Viewer Fire Photos: Wildfires Burn North of LA

Check out user-submitted images from fires in the Southland.

48 photos
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L. C. Strudwick-Turner
Pictures taken from window seat of flight into LAX Sunday (8/30/09) afternoon.
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L. C. Strudwick-Turner
Pictures taken from window seat of flight into LAX Sunday (8/30/09) afternoon.
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Lindsay
View of smoke from Venice Pier on Saturday, August 29 2009
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Marc Wood
Foscheck is dropped on a fire in the mountains above JPL on Friday.
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Pictures taken from Sunland on Mather Ave Brentin powelsn>n> 818-640-7567n>n>n>n>n>n>n>n>n>n>n>n>n>n>n>n>n>n>n>n>n>n> Sent from iPhonen>
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Catherine Paez
I just flew into LA today around 12:45 PM & took out my iPhone & snapped a few photos. The sequence of photos is quite dramatic but because of your 1 photo limit I'm only sending the last photo showing downtown LA in the forefront. If you want all of them just let me know.
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Ryan Albertson
We drove to Acton and found a great spot to stop and take photos, right across the street from a fire station!
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Kerry Smith, NBC 5 News
from Universal, 2 pm Saturday
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Dawn Kimball
Looking south east from just north of Vasquez Rocks in Agua Dulce. Saturday August 29, 2009 2:00PM
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Our heros on their way to protect ActonnPhotos taken by Sylvia Premer/Lanaster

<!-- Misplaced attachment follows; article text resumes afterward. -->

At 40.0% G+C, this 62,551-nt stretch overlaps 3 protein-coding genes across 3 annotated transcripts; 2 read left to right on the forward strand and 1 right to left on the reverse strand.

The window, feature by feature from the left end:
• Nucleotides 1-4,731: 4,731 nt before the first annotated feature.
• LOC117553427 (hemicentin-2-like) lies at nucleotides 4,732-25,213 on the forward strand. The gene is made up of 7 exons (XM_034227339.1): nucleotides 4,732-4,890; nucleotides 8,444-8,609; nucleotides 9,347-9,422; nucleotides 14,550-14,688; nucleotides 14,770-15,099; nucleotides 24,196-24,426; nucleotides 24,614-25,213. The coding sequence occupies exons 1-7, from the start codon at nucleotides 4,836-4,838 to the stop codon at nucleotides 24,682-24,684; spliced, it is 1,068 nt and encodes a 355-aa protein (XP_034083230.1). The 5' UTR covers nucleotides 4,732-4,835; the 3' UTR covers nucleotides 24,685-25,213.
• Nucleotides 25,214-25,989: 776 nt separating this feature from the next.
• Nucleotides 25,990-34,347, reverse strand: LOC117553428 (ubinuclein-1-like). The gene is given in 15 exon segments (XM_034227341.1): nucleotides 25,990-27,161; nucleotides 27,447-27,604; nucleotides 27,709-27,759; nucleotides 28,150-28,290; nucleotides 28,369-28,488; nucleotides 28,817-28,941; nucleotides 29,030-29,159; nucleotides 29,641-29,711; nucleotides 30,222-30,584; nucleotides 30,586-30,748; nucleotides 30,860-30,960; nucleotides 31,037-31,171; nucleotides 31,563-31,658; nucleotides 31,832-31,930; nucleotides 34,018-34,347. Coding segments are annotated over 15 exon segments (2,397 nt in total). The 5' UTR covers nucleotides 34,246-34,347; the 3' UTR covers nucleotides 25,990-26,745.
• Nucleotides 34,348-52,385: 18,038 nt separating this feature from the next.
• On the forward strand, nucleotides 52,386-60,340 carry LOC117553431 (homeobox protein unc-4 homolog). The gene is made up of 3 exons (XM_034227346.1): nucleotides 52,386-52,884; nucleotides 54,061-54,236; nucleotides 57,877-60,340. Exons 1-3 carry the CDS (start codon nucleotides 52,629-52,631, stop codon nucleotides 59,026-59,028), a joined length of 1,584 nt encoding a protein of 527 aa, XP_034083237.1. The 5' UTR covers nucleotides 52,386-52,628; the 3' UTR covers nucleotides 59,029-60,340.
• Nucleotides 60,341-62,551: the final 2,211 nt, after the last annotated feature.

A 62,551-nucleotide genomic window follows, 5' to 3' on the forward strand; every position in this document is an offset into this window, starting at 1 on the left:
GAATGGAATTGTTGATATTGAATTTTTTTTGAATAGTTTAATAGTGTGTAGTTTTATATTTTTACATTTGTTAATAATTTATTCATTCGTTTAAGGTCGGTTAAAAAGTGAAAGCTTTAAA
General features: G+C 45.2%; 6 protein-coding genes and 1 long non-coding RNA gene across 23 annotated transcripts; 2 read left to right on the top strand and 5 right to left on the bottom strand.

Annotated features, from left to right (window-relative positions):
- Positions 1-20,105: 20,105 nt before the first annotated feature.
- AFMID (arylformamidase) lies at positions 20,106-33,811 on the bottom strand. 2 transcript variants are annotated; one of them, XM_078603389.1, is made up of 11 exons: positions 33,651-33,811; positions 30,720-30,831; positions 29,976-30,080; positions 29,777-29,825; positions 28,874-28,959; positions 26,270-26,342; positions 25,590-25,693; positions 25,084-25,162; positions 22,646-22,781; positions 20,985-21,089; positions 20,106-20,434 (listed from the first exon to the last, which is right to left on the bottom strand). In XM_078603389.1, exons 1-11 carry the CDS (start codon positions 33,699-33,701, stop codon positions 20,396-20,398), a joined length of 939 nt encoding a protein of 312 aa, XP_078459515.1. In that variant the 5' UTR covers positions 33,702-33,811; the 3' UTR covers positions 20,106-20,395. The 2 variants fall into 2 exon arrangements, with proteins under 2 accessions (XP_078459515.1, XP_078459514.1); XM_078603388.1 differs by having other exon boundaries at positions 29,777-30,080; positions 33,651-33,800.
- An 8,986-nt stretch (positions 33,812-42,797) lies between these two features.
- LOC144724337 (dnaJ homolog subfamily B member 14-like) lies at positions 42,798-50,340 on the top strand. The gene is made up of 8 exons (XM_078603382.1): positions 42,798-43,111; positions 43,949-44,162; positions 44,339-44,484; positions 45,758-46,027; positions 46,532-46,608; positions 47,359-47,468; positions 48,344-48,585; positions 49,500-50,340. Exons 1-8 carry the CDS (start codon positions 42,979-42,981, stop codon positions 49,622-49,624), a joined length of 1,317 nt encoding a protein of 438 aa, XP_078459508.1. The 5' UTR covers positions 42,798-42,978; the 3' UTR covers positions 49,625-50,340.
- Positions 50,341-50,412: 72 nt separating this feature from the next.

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Charles Hansen
Taken from Hwy 14 looking toward Littlerock @ 5:30am Sunday
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Helen Law
view from plane at 3:15pm on Sunday, August 30th
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Tommy
Hard to enjoy the pool knowing so many are homeless not far away. View from North Hollywood high-rise.
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Getty Images
Taken at the back of KFC - Foothill Blvd. La Crescenta
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Brett Harvey
Looking north from Crescenta Valley High School softball field in La Crescenta.
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Getty Images
Smoke from fire close to Tujunga Fire.
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Photos taken by Sylvia Premer/Lancaster at Odett Point, south of Palmdale
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Jenia Hauser
Residents move out, firefighters move in. Saturday, Aug 29
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Photos taken by Sylvia Premer/Lancaster at Odett Point, south of Palmdale
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Gabrielle
This was Big Tujunga Canyon Rd at the Big Tujung Fire Station this afternoon right before it was engulfed.